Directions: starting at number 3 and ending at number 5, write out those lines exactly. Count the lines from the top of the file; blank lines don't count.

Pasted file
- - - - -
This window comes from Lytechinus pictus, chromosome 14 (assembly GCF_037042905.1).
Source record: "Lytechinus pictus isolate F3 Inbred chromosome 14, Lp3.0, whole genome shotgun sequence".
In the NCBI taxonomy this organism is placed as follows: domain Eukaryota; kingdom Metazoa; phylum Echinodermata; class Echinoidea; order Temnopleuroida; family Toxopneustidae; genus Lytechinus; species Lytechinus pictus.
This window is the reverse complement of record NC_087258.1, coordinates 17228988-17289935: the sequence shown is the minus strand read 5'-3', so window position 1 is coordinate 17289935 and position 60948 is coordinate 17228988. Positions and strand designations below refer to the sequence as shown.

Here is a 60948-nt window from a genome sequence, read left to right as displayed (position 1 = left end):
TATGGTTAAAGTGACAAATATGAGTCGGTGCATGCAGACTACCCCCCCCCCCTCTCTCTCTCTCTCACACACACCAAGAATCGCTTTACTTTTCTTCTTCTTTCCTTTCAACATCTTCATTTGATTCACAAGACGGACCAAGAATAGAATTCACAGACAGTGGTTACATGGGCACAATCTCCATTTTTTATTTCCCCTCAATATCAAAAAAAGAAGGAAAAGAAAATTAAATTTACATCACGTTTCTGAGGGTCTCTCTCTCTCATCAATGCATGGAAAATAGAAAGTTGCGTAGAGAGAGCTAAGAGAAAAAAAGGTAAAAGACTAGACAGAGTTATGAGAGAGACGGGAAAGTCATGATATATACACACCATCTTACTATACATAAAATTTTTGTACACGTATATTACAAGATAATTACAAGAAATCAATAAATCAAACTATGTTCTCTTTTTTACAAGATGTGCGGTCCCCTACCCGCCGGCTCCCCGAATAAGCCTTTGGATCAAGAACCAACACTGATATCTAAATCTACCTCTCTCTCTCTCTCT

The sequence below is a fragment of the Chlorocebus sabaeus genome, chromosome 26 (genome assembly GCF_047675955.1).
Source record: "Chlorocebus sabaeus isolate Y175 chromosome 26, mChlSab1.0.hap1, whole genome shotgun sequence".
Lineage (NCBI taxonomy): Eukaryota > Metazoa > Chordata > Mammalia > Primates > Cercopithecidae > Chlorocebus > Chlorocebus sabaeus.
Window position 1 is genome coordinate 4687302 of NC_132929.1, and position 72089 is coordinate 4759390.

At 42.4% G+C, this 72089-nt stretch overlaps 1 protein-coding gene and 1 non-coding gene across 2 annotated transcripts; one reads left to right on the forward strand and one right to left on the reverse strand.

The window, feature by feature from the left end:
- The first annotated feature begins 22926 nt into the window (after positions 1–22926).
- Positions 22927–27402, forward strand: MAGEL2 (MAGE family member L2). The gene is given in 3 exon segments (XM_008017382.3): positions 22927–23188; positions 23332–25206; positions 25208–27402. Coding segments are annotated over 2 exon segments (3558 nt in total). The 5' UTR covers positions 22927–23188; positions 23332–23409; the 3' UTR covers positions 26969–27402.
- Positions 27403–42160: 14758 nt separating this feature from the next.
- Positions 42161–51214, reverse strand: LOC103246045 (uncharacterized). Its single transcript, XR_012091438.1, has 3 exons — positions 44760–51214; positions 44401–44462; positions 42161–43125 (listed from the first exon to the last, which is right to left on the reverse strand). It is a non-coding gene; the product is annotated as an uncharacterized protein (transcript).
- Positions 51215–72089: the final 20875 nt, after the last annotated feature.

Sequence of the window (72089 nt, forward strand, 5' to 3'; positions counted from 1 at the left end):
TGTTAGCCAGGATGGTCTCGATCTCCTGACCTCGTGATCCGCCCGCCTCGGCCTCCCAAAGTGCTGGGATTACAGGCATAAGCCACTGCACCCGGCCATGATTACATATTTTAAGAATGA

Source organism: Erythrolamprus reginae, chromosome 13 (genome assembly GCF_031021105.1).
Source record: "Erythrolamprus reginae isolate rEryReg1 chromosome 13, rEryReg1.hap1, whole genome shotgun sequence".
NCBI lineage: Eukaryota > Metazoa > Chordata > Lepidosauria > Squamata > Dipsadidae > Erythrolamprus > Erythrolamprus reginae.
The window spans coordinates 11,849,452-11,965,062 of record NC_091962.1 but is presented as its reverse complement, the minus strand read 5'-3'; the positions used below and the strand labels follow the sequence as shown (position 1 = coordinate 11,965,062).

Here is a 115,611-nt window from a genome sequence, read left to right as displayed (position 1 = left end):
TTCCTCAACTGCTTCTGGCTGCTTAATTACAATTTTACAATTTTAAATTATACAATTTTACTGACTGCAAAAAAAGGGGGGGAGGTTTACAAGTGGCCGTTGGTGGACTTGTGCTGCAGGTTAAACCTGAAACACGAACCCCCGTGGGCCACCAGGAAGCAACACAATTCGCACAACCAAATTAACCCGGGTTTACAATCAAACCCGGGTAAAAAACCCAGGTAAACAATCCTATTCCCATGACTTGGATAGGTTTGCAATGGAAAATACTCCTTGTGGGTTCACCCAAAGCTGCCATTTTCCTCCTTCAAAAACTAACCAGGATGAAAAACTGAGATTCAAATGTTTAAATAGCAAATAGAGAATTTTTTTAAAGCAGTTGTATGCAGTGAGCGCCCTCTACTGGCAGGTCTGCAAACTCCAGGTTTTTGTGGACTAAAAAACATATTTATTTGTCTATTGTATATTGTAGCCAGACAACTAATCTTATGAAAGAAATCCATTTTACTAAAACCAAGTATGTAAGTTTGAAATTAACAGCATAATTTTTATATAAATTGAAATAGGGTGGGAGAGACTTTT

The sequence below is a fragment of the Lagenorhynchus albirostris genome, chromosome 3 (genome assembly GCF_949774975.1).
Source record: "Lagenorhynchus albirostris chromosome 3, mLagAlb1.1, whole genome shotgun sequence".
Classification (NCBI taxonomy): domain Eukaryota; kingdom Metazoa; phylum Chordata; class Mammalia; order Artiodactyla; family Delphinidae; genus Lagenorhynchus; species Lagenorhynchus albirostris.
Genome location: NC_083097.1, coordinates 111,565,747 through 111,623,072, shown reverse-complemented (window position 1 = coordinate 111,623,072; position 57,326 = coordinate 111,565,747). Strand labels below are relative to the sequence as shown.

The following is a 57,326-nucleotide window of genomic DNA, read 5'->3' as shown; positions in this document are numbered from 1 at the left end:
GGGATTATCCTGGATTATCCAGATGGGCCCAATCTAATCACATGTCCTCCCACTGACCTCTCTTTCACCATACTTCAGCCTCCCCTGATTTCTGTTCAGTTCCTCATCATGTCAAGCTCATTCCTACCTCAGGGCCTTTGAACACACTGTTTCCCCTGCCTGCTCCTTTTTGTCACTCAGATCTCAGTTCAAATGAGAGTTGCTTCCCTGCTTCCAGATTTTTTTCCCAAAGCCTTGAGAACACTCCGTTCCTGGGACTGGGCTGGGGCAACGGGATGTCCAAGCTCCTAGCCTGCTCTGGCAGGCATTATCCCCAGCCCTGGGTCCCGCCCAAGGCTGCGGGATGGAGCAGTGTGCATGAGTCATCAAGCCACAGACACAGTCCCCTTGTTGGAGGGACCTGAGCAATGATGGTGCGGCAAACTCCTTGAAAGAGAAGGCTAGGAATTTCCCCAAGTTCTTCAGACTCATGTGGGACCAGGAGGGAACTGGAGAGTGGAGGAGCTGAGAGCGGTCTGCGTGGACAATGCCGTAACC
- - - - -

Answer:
In the NCBI taxonomy this organism is placed as follows: domain Eukaryota; kingdom Metazoa; phylum Echinodermata; class Echinoidea; order Temnopleuroida; family Toxopneustidae; genus Lytechinus; species Lytechinus pictus.
This window is the reverse complement of record NC_087258.1, coordinates 17228988-17289935: the sequence shown is the minus strand read 5'-3', so window position 1 is coordinate 17289935 and position 60948 is coordinate 17228988. Positions and strand designations below refer to the sequence as shown.

Here is a 60948-nt window from a genome sequence, read left to right as displayed (position 1 = left end):